Our monthly news digest of all of the issues happening across the world relating to sea fishing, conservation and other issues relating to the marine environment.
October 2017 News
EU Countries “Doing Little or Nothing About Illegal Fishing”: An environmental legal group has released a damning report that the European Union is doing very little about illegal fishing – put the continent’s fish stocks in real danger. Under its own rules EU countries are required to impose sanctions and punishments on fishermen and fishing companies who break the rules and fish illegally. However, the environmental campaigning law group ClientEarth has claimed that major fishing nations such as the Netherlands, Poland, Spain and the UK have failed to implement the regulations to impose sanctions and punishments properly, and Ireland has not even developed a penalty point system for those breaking the rules – something it is required to do by EU law. A lawyer for ClientEarth stated: “The fishing industry would have us believe they are heavily inspected and sanctioned, but our research shows that is just not the case … we need to ensure fisheries laws are properly enforced so that Europe’s waters are not overfished and we have a healthy marine environment.” Read more by clicking here.
Portuguese Man-of-War Continues to Hit UK Beaches: The deadly jellyfish-like creature known as the Portuguese Man-of-War has continued to wash up in high numbers on British beaches, with swimmers off the south coast being warned to cover up to protect themselves from the potentially fatal sting of this species. Last month we reported that a number of beaches across Cornwall had been closed due to the presences of this creature, with the species also washing up in high numbers on Welsh beaches. Portuguese Man-of-War have continued to be sighted across beaches in Wales and southern England in large numbers, with over 2000 reported since early September. The Portuguese Man-of-War resembles a partially deflated purple balloon and has tentacles which can be up to fifty metres long. These tentacles can deliver an extremely painful sting which can be fatal in rare cases. Because of the threat posed by this creature the Marine Conservation Society has advised swimmers to wear full body wetsuits to avoid contact with this species and avoid its sting, and reminded people that the tentacles of the Portuguese Man-of-War retain their stinging ability long after the creature has died, meaning that Portuguese Man-of-War which are washed up on the beach should never be touched or moved. Read more here.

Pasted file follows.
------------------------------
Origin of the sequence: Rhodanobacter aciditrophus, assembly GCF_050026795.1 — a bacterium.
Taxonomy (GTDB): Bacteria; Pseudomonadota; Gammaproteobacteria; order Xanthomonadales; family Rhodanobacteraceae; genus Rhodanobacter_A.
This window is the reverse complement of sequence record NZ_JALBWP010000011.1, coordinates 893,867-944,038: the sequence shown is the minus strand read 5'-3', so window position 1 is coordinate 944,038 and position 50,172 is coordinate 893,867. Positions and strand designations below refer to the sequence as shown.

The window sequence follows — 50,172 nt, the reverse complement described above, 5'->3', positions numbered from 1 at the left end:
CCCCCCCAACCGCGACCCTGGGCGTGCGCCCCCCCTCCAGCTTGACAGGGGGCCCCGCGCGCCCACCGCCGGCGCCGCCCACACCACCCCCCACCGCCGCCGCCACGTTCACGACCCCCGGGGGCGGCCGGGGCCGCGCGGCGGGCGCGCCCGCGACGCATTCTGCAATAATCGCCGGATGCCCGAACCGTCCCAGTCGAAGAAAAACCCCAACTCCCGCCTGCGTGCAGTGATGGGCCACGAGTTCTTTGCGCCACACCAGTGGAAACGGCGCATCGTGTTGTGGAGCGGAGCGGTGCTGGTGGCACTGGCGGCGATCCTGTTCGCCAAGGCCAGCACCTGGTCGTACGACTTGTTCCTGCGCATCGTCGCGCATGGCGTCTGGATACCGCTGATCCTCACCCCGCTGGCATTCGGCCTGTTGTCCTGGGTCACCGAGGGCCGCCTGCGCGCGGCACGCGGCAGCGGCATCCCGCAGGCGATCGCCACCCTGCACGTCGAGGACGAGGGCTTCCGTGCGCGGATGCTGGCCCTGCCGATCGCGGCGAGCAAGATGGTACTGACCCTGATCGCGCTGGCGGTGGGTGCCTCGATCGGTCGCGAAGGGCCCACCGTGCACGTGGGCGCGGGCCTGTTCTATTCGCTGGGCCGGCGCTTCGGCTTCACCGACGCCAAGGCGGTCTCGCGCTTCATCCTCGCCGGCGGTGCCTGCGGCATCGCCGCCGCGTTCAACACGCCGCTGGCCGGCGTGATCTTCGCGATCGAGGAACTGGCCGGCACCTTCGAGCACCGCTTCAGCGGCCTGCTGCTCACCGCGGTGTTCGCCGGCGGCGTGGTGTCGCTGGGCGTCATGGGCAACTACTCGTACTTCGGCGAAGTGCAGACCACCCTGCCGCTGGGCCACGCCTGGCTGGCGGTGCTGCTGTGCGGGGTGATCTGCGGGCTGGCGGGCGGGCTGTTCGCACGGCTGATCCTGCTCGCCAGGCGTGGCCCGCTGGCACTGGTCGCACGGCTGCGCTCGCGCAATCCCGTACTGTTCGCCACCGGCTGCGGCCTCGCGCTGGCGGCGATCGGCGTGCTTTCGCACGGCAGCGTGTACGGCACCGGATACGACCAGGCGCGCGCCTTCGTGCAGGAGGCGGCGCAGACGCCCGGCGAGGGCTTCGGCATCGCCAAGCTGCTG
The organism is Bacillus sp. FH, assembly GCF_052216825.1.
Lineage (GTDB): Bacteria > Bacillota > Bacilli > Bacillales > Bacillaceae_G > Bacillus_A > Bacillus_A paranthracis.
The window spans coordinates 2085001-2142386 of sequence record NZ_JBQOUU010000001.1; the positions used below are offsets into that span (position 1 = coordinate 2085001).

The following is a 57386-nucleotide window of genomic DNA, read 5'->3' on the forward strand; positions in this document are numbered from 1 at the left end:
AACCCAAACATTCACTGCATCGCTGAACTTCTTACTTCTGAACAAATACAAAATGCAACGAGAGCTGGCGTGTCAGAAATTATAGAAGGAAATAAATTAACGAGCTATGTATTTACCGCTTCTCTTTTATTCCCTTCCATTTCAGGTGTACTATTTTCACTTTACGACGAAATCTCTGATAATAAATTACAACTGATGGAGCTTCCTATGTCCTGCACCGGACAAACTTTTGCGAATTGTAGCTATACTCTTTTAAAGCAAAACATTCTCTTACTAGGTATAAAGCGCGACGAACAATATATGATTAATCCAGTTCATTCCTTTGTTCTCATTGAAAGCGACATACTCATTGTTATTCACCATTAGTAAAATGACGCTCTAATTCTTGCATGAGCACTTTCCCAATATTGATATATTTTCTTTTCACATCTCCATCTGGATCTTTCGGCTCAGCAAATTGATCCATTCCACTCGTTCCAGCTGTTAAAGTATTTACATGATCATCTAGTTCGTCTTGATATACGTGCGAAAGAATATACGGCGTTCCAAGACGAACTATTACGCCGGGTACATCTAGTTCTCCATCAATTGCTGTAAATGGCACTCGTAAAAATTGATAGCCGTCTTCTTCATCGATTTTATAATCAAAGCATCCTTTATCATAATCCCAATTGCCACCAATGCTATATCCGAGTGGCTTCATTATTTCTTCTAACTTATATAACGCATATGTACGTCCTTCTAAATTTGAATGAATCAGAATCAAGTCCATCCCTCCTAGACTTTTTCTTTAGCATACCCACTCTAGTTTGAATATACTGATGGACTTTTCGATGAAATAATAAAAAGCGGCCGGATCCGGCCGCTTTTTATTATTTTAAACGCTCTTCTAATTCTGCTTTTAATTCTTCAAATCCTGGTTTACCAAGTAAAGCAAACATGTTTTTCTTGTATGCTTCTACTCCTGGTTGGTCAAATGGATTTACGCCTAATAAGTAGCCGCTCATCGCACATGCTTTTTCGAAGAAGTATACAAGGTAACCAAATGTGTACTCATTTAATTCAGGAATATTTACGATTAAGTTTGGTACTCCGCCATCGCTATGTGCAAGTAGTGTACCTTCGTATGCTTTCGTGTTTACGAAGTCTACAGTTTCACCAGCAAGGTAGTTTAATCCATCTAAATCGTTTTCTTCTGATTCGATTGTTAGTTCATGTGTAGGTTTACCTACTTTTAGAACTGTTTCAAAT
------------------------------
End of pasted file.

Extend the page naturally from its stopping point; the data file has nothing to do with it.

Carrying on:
Prince Charles Welcomes “Supreme Wake-up Call” Over Ocean Damage: Prince Charles has welcomed that attention that the world’s seas and oceans are finally receiving after decades of inaction. He stated his concern that little had been done despite his decades of campaigning on environmental matters, but said that the attention that microplastic pollution had received had acted as a “supreme wake-up call” for the wider damage that had been done to the marine environment. The Prince had been speaking at the Our Ocean conference in Malta where there were also pledges from the European Union to spend half a billion euros on protecting the seas and oceans of Europe, and initiatives launched to combat illegal fishing and plastic pollution, and develop a protected marine area in the Mediterranean. Click here to read more on this story.